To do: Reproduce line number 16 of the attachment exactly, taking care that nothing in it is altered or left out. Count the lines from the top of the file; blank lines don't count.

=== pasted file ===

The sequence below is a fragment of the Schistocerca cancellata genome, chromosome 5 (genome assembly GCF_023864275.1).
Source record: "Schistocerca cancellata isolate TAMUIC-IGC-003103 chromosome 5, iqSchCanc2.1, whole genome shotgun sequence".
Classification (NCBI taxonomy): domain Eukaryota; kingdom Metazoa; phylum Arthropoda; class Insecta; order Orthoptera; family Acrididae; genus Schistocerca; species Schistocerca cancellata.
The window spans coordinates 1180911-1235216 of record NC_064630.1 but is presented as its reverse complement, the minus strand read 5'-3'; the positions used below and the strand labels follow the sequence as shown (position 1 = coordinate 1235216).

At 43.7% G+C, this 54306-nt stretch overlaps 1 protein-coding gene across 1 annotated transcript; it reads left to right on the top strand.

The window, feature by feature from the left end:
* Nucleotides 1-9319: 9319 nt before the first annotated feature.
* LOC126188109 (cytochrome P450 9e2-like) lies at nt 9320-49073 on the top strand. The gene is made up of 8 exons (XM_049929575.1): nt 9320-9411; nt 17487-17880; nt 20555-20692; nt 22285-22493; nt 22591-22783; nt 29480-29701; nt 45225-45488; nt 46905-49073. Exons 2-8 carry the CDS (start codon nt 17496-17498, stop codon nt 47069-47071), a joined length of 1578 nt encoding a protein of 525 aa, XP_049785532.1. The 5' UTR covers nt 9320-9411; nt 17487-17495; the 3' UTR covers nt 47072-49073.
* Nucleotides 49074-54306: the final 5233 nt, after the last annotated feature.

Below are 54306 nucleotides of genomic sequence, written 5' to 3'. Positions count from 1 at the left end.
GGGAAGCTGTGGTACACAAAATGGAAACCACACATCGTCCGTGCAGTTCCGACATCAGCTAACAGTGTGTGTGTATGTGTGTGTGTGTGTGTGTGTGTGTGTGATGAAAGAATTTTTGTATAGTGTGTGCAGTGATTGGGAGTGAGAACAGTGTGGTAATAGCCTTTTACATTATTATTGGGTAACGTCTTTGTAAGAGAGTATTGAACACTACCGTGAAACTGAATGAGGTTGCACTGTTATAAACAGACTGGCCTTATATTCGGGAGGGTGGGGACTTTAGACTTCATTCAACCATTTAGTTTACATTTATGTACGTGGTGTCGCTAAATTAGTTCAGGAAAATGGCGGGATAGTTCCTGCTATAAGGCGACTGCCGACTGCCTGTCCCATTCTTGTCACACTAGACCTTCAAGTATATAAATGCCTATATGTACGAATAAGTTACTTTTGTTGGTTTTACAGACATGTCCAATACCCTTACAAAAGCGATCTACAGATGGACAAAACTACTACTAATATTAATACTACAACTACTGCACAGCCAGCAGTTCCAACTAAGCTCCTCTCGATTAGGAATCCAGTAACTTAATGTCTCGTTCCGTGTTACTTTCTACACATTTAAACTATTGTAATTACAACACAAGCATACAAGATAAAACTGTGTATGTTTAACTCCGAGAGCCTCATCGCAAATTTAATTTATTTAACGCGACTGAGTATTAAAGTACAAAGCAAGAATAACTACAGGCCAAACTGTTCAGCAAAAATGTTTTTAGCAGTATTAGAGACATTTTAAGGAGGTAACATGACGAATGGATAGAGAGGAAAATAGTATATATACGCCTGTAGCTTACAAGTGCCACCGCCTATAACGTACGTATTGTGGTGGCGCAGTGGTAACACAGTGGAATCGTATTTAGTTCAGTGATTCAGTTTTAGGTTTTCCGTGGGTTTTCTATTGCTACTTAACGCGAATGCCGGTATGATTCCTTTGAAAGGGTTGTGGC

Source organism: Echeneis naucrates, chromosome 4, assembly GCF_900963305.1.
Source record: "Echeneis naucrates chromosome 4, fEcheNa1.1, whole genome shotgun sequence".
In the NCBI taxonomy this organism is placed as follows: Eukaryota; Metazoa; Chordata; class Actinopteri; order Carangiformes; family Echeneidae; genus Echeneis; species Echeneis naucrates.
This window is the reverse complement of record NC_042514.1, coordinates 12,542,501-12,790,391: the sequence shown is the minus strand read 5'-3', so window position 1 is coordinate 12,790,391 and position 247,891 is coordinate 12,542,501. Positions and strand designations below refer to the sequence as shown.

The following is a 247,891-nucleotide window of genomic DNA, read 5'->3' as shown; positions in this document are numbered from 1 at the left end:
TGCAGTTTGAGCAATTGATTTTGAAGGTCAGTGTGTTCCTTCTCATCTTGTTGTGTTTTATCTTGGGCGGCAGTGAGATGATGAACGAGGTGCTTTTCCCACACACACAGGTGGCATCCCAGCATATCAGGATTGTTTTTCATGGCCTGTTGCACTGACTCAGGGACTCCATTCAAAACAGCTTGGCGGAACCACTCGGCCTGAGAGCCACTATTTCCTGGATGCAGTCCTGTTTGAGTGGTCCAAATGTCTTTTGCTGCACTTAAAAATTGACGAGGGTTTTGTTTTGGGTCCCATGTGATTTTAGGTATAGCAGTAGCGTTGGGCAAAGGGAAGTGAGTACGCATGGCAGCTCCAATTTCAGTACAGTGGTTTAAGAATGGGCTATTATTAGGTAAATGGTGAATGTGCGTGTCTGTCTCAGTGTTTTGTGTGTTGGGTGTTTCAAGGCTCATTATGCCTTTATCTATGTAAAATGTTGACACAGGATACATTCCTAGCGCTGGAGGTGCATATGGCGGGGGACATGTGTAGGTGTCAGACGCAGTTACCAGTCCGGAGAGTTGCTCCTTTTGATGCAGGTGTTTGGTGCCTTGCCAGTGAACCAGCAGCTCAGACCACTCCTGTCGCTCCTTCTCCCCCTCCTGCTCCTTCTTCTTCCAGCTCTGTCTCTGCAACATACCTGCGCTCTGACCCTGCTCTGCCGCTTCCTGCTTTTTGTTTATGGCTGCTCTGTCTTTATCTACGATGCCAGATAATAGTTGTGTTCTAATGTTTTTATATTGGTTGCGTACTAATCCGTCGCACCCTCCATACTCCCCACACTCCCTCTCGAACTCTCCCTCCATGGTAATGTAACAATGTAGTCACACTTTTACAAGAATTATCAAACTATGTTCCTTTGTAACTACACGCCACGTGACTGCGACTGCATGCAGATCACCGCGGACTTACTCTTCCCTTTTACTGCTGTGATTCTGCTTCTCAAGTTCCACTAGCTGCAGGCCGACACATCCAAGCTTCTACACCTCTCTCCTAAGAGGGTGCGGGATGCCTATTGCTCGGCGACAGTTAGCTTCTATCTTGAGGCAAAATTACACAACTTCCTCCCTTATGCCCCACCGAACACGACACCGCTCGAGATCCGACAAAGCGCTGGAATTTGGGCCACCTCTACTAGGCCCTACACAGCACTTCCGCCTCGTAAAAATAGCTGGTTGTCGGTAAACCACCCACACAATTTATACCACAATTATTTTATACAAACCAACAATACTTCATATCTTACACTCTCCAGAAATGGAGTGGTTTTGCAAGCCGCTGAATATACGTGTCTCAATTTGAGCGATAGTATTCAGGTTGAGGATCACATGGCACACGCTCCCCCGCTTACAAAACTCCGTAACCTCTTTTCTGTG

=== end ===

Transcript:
The following is a 247,891-nucleotide window of genomic DNA, read 5'->3' as shown; positions in this document are numbered from 1 at the left end: